That information, it's incumbent upon us to share with the relevant Cabinet officers, incumbent upon the President to do that, as well. The President did that briefly, in a conversation he had with the Attorney General in October of 2006, in which, in a wide-ranging conversation on a lot of different issues, this briefly came up and the President said, I've been hearing about this election fraud matters from members of Congress, want to make sure you're on top of that, as well. There was no directive given, as far as telling him to fire anybody or anything like that. That would be under the prerogative of the Justice Department to take a look at those issues, as they obviously were doing.

So I know a lot of people want to make more out of it than that, but that is exactly what happened.


If you have other gems from the public record, please send them along, including links to the source of the quotes.

Update: And still more:

Dana Perino, on March 13, 2007, according to the AP:

"At no time did any White House officials, including the president, direct the Department of Justice to take specific action against any individual U.S. attorney."

TPM Reader PG, on this week's congressional testimony by the attorney general:

[T]here’s one aspect of this story that seems to have attracted no editorial mention or public interest. Implicit in all the coverage is the assumption—by Democrats and Republicans alike—that the Attorney General is going up to Capitol Hill to lie. As far as I can tell, this is a universal assumption. The Republicans are rooting for Mr. Gonzales to be successful in his perjury, to tell a coherent story that his enemies cannot break down. The Democrats are rooting the other way, off course. They’re hoping that their ace interrogators will be able to shoot enough holes in Mr. Gonzales’ story that they can destroy his credibility. But nobody seems to find it shocking or tragic that the Attorney General of the United States is going to lie to congress. . . . I’m sure that if Gonzales makes it through his testimony without being totally discredited, Fred Barnes and Brit Hume will be all over Fox news boasting that the Senators “never laid a glove on him.” But no one seems the least bit concerned about his truthfulness, just his tactics. . . .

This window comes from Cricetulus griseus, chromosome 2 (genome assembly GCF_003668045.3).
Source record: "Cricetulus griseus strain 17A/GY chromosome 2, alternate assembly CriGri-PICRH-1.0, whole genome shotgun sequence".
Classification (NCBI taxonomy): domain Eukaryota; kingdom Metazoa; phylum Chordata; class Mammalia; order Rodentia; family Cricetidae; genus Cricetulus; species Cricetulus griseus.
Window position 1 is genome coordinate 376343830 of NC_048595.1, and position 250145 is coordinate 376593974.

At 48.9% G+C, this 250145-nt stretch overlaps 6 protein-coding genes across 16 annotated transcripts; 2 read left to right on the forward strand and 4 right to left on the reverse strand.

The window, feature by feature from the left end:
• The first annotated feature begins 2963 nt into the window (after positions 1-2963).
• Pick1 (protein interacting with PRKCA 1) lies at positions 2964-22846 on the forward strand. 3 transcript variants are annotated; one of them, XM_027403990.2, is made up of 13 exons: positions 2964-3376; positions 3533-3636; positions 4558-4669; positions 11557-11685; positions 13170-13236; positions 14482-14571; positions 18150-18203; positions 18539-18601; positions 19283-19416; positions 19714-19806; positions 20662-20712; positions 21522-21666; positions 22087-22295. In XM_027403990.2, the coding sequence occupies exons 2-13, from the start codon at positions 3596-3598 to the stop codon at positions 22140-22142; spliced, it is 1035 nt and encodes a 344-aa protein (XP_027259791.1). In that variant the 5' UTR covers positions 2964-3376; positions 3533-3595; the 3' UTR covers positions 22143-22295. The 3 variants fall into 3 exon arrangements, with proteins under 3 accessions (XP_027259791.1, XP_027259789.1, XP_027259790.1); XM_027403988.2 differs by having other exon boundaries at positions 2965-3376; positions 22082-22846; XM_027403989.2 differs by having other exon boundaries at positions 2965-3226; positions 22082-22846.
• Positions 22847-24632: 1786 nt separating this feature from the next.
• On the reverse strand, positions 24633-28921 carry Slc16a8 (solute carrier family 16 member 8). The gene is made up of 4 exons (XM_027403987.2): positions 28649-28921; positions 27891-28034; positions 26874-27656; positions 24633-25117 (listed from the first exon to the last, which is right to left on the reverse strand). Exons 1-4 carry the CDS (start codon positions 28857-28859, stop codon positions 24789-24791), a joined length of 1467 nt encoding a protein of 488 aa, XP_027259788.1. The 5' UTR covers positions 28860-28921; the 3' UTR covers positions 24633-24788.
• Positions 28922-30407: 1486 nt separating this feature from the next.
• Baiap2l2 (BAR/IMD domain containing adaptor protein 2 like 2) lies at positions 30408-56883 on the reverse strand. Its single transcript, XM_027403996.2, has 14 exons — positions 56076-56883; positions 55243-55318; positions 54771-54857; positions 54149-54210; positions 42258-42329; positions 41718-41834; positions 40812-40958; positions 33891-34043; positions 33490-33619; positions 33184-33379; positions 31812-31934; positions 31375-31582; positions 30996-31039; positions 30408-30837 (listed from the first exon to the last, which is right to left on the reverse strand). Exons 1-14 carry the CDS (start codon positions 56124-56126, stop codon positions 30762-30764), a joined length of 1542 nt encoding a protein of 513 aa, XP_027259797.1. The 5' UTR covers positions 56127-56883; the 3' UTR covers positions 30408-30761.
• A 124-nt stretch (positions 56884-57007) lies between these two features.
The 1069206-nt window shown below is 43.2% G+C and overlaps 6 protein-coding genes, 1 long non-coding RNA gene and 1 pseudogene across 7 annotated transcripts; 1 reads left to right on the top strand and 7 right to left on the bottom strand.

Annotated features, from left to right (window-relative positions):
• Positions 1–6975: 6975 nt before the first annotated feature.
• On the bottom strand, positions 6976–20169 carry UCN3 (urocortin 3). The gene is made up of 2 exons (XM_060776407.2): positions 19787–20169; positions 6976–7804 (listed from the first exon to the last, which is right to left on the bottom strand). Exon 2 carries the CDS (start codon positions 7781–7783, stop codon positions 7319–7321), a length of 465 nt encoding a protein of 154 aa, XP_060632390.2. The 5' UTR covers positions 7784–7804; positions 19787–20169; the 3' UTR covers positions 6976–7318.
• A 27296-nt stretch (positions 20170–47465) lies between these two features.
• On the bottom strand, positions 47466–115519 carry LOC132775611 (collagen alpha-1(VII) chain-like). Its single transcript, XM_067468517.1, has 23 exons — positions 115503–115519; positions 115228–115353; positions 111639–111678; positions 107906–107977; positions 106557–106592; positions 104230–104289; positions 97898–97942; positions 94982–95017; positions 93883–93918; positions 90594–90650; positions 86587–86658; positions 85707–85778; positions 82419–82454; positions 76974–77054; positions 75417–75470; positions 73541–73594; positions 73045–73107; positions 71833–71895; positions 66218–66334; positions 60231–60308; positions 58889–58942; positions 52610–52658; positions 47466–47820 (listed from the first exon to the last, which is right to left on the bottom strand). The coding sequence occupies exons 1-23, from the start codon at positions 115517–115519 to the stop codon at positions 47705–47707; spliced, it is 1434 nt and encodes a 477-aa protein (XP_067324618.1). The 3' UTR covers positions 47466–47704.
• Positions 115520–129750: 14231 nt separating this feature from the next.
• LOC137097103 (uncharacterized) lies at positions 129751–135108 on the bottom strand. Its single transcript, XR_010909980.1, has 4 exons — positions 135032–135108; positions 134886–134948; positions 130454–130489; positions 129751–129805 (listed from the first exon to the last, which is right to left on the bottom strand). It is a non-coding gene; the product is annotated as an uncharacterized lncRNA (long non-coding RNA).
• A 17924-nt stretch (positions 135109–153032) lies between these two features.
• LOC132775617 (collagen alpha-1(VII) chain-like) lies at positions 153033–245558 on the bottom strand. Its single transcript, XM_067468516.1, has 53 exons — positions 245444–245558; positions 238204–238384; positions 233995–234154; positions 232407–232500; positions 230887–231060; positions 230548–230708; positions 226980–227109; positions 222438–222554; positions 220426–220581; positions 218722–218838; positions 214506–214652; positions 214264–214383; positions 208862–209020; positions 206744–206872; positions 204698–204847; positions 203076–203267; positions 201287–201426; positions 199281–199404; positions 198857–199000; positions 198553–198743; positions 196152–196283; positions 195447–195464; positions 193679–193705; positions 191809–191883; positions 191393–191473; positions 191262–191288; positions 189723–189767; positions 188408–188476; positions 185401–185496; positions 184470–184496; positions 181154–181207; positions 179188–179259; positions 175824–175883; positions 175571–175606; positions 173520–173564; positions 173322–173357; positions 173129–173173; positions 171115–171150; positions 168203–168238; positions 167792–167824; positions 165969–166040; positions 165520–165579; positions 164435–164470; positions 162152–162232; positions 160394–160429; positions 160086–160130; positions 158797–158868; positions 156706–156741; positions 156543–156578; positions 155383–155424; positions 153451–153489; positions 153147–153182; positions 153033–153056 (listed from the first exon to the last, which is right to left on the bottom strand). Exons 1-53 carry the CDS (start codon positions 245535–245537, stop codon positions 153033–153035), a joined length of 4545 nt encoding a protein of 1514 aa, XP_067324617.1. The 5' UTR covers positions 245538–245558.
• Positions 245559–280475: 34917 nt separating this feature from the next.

It appears now that Alberto Gonzales will stand before Congress on Tuesday with all of the Administration's cover stories about the U.S. attorney purge littered around his feet like so many rejected scripts. From the Washington Post:

The former Justice Department official who carried out the firings of eight U.S. attorneys last year told Congress that several of the prosecutors had no performance problems and that a memo on the firings was distributed at a Nov. 27 meeting attended by Attorney General Alberto R. Gonzales, a Democratic senator said yesterday.

The statements to House and Senate investigators by Michael A. Battle, former director of the Executive Office for U.S. Attorneys, represent another potential challenge to the credibility of Gonzales, who has said that he never saw any documents about the firings and that he had "lost confidence" in the prosecutors because of performance problems.

. . .

The statements by Battle, who left his job last month, are the first details to emerge from more than 20 hours of interviews with four top Gonzales aides over the past two weeks by staff members on the House and Senate Judiciary committees. The last of those interviews was conducted yesterday with Sampson, who testified publicly last month that he was only an "aggregator" of information on the firings and that ultimate responsibility rested with Gonzales.